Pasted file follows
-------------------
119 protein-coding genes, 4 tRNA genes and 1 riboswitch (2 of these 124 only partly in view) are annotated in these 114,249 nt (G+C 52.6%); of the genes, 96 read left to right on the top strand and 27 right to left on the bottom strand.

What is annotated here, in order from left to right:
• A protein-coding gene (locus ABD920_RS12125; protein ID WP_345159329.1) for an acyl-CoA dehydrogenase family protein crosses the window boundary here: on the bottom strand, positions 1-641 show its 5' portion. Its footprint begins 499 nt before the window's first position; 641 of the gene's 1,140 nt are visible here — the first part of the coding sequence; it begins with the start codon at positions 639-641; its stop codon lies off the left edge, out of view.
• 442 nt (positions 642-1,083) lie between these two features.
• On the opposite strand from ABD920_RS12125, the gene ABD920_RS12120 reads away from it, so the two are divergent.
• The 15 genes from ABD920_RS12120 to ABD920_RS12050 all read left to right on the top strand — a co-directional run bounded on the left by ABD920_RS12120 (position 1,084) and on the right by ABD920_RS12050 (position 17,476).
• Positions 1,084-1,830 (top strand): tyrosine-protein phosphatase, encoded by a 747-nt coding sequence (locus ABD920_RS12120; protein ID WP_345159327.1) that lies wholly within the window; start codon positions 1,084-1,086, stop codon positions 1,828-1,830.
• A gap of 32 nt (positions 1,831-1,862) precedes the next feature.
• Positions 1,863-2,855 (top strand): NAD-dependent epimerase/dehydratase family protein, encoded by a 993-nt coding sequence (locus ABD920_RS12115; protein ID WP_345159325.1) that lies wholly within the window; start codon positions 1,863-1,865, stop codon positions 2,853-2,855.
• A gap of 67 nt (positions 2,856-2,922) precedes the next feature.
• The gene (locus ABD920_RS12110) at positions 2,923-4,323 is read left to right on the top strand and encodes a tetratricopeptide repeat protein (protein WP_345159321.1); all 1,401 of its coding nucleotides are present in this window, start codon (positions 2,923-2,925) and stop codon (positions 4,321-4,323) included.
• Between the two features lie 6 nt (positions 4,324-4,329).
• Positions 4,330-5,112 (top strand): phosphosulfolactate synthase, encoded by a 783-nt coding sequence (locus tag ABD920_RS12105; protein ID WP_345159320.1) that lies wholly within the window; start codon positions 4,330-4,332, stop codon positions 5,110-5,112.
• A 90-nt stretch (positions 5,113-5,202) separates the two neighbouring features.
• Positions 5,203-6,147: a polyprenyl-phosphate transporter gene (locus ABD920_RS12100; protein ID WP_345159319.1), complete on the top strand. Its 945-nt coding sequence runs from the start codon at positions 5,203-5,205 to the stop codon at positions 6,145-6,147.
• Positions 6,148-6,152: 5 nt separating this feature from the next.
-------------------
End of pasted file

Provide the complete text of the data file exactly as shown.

119 protein-coding genes, 4 tRNA genes and 1 riboswitch (2 of these 124 only partly in view) are annotated in these 114,249 nt (G+C 52.6%); of the genes, 96 read left to right on the top strand and 27 right to left on the bottom strand.

What is annotated here, in order from left to right:
• A protein-coding gene (locus ABD920_RS12125; protein ID WP_345159329.1) for an acyl-CoA dehydrogenase family protein crosses the window boundary here: on the bottom strand, positions 1-641 show its 5' portion. Its footprint begins 499 nt before the window's first position; 641 of the gene's 1,140 nt are visible here — the first part of the coding sequence; it begins with the start codon at positions 639-641; its stop codon lies off the left edge, out of view.
• 442 nt (positions 642-1,083) lie between these two features.
• On the opposite strand from ABD920_RS12125, the gene ABD920_RS12120 reads away from it, so the two are divergent.
• The 15 genes from ABD920_RS12120 to ABD920_RS12050 all read left to right on the top strand — a co-directional run bounded on the left by ABD920_RS12120 (position 1,084) and on the right by ABD920_RS12050 (position 17,476).
• Positions 1,084-1,830 (top strand): tyrosine-protein phosphatase, encoded by a 747-nt coding sequence (locus ABD920_RS12120; protein ID WP_345159327.1) that lies wholly within the window; start codon positions 1,084-1,086, stop codon positions 1,828-1,830.
• A gap of 32 nt (positions 1,831-1,862) precedes the next feature.
• Positions 1,863-2,855 (top strand): NAD-dependent epimerase/dehydratase family protein, encoded by a 993-nt coding sequence (locus ABD920_RS12115; protein ID WP_345159325.1) that lies wholly within the window; start codon positions 1,863-1,865, stop codon positions 2,853-2,855.
• A gap of 67 nt (positions 2,856-2,922) precedes the next feature.
• The gene (locus ABD920_RS12110) at positions 2,923-4,323 is read left to right on the top strand and encodes a tetratricopeptide repeat protein (protein WP_345159321.1); all 1,401 of its coding nucleotides are present in this window, start codon (positions 2,923-2,925) and stop codon (positions 4,321-4,323) included.
• Between the two features lie 6 nt (positions 4,324-4,329).
• Positions 4,330-5,112 (top strand): phosphosulfolactate synthase, encoded by a 783-nt coding sequence (locus tag ABD920_RS12105; protein ID WP_345159320.1) that lies wholly within the window; start codon positions 4,330-4,332, stop codon positions 5,110-5,112.
• A 90-nt stretch (positions 5,113-5,202) separates the two neighbouring features.
• Positions 5,203-6,147: a polyprenyl-phosphate transporter gene (locus ABD920_RS12100; protein ID WP_345159319.1), complete on the top strand. Its 945-nt coding sequence runs from the start codon at positions 5,203-5,205 to the stop codon at positions 6,145-6,147.
• Positions 6,148-6,152: 5 nt separating this feature from the next.